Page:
Neither Philosopher or I are born Brummies. We both moved there, separately, married to other people, in 1979, him from York and me from rural Gloucestershire. But after 33 years, both of us called it home.
Like Hastings, Birmingham always gets a bad press. Lazy journalists write about both places without ever visiting them. My favourite example of this was about Hastings. I forget where this particular article came from, but it mentioned the desirable properties that could be snapped up for fourpence an area called 'Cliff Rly' on the West Hill. Clearly read straight off the A to Z, this refers to the Cliff Railway - the funicular!
In Birmingham, we lived in Moseley, a leafy Victorian suburb in the south of the city - from the start, I was always struck by how green the place was - big mature gardens with tall trees, and quiet tree-lined streets. The tree-cover, and of course, the buildings, meant that we never saw the horizon, or that much of a sky-scape. Very different from down here....
Anyway, this time we went up to take Eve back to her Mum, and as so often, stayed with our old friends Sue and Alex.
Unlike all previous visits, which have been a hectic round of catching up with old friends, illnesses and holidays meant that we found ourselves with more time on our hands. Time to look at our old city through the eyes of a visitor - a tourist. Hence this blog post.
We'll start off in Moseley. Often referred to as Birmingham's answer to Hampstead, it is a bohemian mix of affluent professionals, academics, students in shared houses, and a good cross section of the ethnically and culturally mixed population that characterises the city. I met my friend Jackie in Maison Mayci, one of the many cafes, pubs and coffee places. Nice, but frequently full of 'yummy mummies' and their unregulated, noisy, offspring. This time, it was hot enough to sit outside, and all the mummies were presumably in Provence anyway.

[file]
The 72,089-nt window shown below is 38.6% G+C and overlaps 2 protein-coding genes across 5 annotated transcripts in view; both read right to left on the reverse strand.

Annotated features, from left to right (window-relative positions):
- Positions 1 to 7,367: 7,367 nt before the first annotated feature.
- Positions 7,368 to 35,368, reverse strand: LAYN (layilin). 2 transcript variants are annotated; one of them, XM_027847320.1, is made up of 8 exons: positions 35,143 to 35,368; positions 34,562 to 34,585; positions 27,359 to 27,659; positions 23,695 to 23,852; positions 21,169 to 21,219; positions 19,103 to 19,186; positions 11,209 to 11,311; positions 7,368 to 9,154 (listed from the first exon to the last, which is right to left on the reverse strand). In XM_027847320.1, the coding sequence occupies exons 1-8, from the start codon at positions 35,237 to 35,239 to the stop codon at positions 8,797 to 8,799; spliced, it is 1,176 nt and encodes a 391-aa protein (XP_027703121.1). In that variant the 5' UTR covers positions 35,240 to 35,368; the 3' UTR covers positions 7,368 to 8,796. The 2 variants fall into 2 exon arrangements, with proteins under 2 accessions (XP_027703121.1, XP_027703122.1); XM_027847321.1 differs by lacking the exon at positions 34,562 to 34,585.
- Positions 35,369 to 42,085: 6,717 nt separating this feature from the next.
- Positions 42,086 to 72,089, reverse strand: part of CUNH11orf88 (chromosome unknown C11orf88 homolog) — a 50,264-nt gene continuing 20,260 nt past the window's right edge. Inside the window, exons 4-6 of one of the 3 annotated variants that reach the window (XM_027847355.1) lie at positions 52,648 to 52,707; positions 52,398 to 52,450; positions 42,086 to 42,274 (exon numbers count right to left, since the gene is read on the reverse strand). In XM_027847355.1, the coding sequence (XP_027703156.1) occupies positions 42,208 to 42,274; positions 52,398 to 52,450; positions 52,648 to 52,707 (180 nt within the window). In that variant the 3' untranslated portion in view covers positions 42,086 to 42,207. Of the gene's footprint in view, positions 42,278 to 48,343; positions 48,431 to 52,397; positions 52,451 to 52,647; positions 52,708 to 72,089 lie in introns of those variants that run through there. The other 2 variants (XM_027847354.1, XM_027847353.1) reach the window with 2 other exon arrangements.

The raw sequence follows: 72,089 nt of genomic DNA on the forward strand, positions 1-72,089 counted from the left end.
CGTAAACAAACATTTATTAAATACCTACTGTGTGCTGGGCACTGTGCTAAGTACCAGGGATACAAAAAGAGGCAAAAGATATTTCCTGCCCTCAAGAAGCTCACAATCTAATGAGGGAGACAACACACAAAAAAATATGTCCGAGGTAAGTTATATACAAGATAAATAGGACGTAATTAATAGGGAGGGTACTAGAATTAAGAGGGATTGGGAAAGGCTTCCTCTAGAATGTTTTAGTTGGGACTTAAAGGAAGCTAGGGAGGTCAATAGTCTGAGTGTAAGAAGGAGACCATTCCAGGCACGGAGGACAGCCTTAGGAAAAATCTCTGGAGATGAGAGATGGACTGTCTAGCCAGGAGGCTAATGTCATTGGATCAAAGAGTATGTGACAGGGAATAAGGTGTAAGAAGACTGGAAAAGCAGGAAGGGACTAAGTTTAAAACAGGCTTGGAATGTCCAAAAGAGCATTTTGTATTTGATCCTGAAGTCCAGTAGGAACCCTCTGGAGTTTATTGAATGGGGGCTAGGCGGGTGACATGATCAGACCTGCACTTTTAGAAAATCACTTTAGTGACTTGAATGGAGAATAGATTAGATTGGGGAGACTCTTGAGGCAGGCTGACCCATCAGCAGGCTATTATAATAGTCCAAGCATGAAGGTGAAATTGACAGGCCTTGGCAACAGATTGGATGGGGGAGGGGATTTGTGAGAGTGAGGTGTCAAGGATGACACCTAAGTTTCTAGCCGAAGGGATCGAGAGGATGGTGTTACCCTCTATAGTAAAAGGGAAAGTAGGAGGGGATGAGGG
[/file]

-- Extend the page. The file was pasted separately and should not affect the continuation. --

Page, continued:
Next day, a bus journey to the city centre, about four miles from Moseley.
Like all big cities, in Birmingham you travel through different layers to reach the middle. At the very outer edge, much further out than Moseley, you first get the concrete council estates built in the 60s and 70s to rehouse people from inner-city slums. Castle Vale, where I worked, was one of these areas, but in the north of the city. Then you pass through 'semi-land' - well-kept suburbs built in the 30's. Then the Victorian suburbs, either big houses in the higher, healthier areas, like Moseley, or streets of small terraces, generally in various stages of 'gentrification'. Then, the more economically deprived inner suburbs - from Moseley, you pass through Balsall Heath and Highgate, housing a shifting and diverse population in a mixture of new estates and more run-down terraces. The main streets are busy and vibrant, lined with balti-houses, saree shops, shops with strange vegetables and bright-coloured plastic piled up outside, cash/telephone outlets and second-hand car lots.
|St Martin's spire from the Bull-Ring|
Then the futuristic shape of the Selfridges store looms into view as the bus passes the Bull Ring Market - a tenacious survivor from 'old' Birmingham.
You get dropped into a seething throng outside the new Bull Ring centre. It is so busy - a far cry from more gentle Hastings. Mind you, on this particular sunny summer day the city was looking at its best - the new buildings all shiny, busy pavement cafes in the tree-lined Victorian part of the city.
Brum desperately wants to be a a thriving 'Euro-city' - Britain's second city, bigger than Manchester. It has a long record of re-inventing itself. In the days of Joseph Chamberlain, crowded slums and ancient buildings were cleared to make way for magnificent expressions of Victorian civic pride. In the 1960s, tragically, some of these buildings were knocked down - quite a few remain though, including the Council House, the Museum and Art Gallery and the Town Hall. In the 1980s another building surge developed the canal system as leisure and living quarters, and produced stuff like the International Convention Centre. In the 2000s, the decaying 60s roads and buildings are being replaced. Since we moved to Hastings, the truly squalid 60s New Street station has gone - the new station is a huge improvement, and the new Library of Birmingham will open any day.
It's an interesting business, the library. The new building looks very striking, but they now intend to
|New Library of Birmingham|
|Old condemned Library - further messed-up by stalls from tacky food fair|
Very little seems to have been done to save the building or even get it listed. It seems to have few friends. As I see it, it could easily be restored to take its true place as one of the most striking buildings in the city.
Back in 2011 we went to Lanzarote, and stayed in the Gran Melia Salinas hotel, a 'heritage' 1970s building by famous Spanish architects Fernando Higureas and Cesar Manrique. Slightly later than the Birmingham Library, it is a bit more organic, but has many similarities, not least the central atrium. Here are two contrasting pictures. I am not saying that the old Birmingham library could become a tropical garden, but much could be done.
Battleaxe says - save the Birmingham Central Library!
|Gran Melia Salinas, Lanzarote|